Though France is beginning to blossom and warm, on Saturday morning I wrapped my fuzzy pastel scarf securely around my neck in preparation for the cooler coastal winds of Saint-Malo and Mont-Saint-Michel. For the third IES field trip of the semester, we headed back to Brittany, the northwestern region of France known for its cider, crêpes, and galettes (savory crêpes made with buckwheat flour). After two hours of dozing on the bus, we rubbed the sleep out of our eyes and marched into the charming port city of Saint-Malo.
Enclosed behind a giant stone wall, Saint-Malo is filled with seafood restaurants and crêperies, boutiques and classic cobblestone streets. Under blue skies, Saint-Malo is postcard perfect. Seeing the sea was our first order of business, so my friends and I breezed past signs for fruits de mer to reach the beach on the other side of the city. Beyond a small opening in the city wall, cobblestone became sand and seashells. Squishing our sneakers into the shore, we watched a group of young sailors prepare their boats for the English Channel. Imagine growing up so close to the coast that you can learn how to sail long before you learn how to drive!
Once we had gathered a sufficient collection of seashells and climbed the city wall for a better view, we headed to a crêperie for lunch. I had a galette with goat cheese and honey, an incredible combination I recently learned from my host sister. Since traveling is about trying things new, i.e. eating anything and EVERYTHING a new city has to offer, we also stopped at a Breton pastry stand for Kouign Amanns (a sweet, multi-layered cake) and Ker-y-poms (a shortcrust pastry filled with fruit).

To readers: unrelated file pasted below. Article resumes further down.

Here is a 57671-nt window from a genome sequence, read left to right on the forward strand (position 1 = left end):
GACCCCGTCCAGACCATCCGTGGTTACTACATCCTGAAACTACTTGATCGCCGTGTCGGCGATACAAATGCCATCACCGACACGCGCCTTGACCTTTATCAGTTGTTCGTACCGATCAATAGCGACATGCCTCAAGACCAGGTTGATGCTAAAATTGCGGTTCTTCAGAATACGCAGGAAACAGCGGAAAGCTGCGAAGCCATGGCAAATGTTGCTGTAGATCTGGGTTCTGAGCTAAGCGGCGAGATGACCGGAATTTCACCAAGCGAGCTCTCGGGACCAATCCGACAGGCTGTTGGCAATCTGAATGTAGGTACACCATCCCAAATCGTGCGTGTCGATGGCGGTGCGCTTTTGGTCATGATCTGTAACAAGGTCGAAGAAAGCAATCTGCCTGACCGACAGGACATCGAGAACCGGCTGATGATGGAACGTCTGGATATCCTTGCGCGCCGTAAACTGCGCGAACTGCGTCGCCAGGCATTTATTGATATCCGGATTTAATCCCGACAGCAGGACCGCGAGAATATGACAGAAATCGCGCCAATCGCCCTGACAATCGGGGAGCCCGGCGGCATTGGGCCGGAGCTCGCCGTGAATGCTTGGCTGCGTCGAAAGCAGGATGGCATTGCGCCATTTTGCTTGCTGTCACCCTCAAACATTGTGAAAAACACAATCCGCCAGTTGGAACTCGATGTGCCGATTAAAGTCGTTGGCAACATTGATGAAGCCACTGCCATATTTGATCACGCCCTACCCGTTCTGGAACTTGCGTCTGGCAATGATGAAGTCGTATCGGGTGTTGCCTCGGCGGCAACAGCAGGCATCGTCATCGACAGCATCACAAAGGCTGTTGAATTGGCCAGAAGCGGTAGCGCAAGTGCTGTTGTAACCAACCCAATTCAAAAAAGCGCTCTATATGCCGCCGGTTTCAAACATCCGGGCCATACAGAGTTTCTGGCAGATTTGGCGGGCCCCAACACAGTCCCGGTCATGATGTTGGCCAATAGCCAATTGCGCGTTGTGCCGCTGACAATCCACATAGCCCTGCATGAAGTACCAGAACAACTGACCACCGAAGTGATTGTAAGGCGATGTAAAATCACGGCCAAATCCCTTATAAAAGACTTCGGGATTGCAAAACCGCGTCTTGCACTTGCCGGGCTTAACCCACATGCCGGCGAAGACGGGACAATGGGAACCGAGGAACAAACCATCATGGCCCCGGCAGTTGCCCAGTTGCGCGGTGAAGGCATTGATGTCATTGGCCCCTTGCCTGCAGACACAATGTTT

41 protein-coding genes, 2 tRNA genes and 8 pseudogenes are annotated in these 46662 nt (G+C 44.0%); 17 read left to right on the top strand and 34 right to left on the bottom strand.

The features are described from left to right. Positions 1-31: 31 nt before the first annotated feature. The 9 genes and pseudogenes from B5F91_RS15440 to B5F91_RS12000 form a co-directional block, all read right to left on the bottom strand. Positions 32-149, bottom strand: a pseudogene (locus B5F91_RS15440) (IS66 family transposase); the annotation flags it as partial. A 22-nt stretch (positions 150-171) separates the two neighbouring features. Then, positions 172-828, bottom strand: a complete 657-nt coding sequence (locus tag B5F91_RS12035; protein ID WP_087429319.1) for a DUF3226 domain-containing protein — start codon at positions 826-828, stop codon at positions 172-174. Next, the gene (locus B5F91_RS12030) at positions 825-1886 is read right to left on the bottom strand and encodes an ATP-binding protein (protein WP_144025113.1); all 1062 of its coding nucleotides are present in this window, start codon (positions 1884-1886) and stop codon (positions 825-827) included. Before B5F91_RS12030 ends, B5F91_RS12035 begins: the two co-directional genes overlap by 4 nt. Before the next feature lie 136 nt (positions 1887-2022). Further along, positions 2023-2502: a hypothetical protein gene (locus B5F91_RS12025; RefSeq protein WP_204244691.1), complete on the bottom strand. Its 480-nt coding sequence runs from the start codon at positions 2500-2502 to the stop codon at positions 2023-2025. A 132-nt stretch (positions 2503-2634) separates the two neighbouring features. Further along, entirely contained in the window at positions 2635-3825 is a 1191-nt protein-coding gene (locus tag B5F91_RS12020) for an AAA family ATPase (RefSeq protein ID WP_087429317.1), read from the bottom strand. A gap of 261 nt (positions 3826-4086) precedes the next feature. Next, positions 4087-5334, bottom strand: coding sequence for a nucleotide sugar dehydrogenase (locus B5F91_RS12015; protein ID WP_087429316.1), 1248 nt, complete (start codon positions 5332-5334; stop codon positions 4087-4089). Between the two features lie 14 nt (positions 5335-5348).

Tummies full of treats from Saint-Malo, we hopped back on the bus towards Mont-Saint-Michel. An island commune, the Mont-Saint-Michel can be either surrounded by water at high tide or solitary in the sand at low tide. Mont-Saint-Michel has been on my bucket list since I first started learning French in high school, so it was a treat to finally climb up the steep streets and stairs of the tiny town under the abbey. From the top of the Mont-Saint-Michel Abbey, the island’s pièce de résistance, you can watch other tourists risk sinking in the quicksand revealed by the low tide. Real quicksand— Oh my! But don’t worry, we didn’t see anyone sinking!